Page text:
In this reflection, Rev. Ron Skowronski will invite us to further consider the impact of religious thought upon civil and cultural progress. He will endeavor to tie together ancient and “modern” points of view. He will also focus on Unitarian and Universalist progress in order to answer his own question, Can one be a “Religious Humanist”… ?
In a spiritual and intellectual journey that has spanned over 40 years, Ron Skowronski has been a candidate for the priesthood for the Church of Rome. He was an ordained Spiritualist Minister for 15 years. He is currently ordained through United Centers for Spiritual Living ( Science of Mind ) and is now and has been associated with the Unitarian Universalist Congregation located in Fredonia, New York for the past 6 years.
Creativity and Transformation - with Rev. Renee Ruchotzke
Congregational life can provide opportunities for growth and deepening as individuals and as communities. How might our congregation work faithfully to co-create such a community?
Rev. Renee Ruchotzke serves NE Ohio congregations as a part of our larger Unitarian Universalist Association. She is our primary contact with the UUA and the region. She serves as dean of the online UU Leadership Institute and blogs at Growing Vital Leaders on the UUA Website. She lives in Kent, OH with her spouse and two cats.
Unfortunately, our recording of the March 18, 2018, service failed. The link, above, is to a podcast that Rev. Ruchotzke says is essentially the same talk that she gave to us.
March 11, 2018
Palestine: “Nakba”- “al Nakbah:” “Tell what you saw” - with Greg Rabb
Nakba or “catastrophe” refers to the 1948 Palestinian exodus when 700,000 Palestinians were expelled from their homes following the establishment of Israel in 1948. Greg Rabb will “tell what he saw” as a result of his study tour through the sponsorship of the Palestinian American Research Center (PARC) in May 2017.
What's Love Got to do With It? - with Audrey Dowling
An introductory look at Loving Kindness- the science behind it, the religious implications from many religious sources, the benefits, social justice implications and a short simple practice.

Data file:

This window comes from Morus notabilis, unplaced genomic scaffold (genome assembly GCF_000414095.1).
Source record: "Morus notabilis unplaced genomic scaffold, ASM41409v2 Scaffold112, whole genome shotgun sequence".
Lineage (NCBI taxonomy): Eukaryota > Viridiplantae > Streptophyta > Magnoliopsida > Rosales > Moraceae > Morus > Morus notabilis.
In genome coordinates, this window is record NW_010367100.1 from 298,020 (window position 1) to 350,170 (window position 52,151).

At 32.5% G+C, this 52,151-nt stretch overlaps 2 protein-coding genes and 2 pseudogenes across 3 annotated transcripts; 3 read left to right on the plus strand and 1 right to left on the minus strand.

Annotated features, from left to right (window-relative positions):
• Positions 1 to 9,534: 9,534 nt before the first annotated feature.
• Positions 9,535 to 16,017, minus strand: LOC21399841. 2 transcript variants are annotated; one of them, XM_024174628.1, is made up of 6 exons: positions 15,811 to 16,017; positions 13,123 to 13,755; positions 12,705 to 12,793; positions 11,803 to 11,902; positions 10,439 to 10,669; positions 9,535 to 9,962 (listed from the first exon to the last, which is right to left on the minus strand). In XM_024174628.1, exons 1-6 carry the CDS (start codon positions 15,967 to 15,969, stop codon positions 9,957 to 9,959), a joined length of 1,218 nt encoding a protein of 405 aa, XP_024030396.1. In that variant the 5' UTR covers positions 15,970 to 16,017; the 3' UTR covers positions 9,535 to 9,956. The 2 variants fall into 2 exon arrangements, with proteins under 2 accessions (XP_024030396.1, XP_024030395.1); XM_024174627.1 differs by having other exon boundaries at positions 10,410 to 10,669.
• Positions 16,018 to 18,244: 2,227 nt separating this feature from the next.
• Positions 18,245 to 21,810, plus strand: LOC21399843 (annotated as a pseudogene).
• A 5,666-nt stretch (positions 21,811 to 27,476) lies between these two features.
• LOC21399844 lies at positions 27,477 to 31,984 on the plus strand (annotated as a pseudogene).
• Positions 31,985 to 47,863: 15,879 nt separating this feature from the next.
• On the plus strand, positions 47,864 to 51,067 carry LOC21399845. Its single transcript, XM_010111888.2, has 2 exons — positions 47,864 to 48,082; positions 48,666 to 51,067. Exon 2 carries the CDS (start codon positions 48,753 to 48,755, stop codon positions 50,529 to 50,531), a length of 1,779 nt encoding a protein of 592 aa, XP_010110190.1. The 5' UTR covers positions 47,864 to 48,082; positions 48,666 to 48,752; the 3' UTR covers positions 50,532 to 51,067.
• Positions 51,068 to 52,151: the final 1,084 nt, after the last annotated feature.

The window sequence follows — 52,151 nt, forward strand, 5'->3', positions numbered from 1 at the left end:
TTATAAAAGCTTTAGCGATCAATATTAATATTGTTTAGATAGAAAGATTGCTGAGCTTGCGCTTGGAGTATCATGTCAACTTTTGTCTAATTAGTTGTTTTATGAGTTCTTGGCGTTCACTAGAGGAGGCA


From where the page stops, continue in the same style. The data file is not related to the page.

February 25, 2018
Food - The Most Basic Social Justice -with David Winner
Having nutritious food is the most ignored social justice. Why is this?
February 18, 2018
Roots & Fruits - with Tesni Taylor
Reaching back to our Roots and our founder, Rev. Townsend, can we build a congregation that is vibrant and Fruitful for the next 133 years?
February 11, 2018
The Gift of Doubt - with Anne Kenefec
Doubt has gotten a bad reputation. This is an exploration of how doubt is good for us and can help us grow.
February 4, 2018
The Most Important Number On Earth - with Donald Dowling
... by Fred Small, it is a talk related to our seventh principle, " The Interdependent Web of Life." As we approach the time of the re-birth of life, we should examine our role in that process.
January 28, 2018
Afraid to Fly, Doomed to Die - with Tony Taylor
January 21, 2018
Reflections of an Octogenarian: Social Justice, the Murals of Maxo Vanka - with Reni Bob
The Persistence of Racism & Spiritual Reparations-Heron Simmons
Racial Justice has to involve addressing the wounds of our violent and oppressive past. We engage in spiritual reparations whenever we seek to respect the other, especially the other with whom we have a history. Consider the recent vandalizing of the Black Lives Matter sign at the Amherst/Williamsville UU Church. Being allies with oppressed peoples is not an empty gesture. It is an opening of the heart to their position in the world and an opportunity to draw nearer to another. The principle underlying this is that it is inherently valuable to be connected with as much of the human family as possible.
Presenter: Heron Simmons-Price, Professor of Political Science, Canisius College; Member of the UU Church of Buffalo
Life in a Cult - with Barbara Winner
What is life like in a high-control cult? My husband and I were in such a group for most of our adult lives. I will outline some of the identifying marks as well as what that means for those on the inside.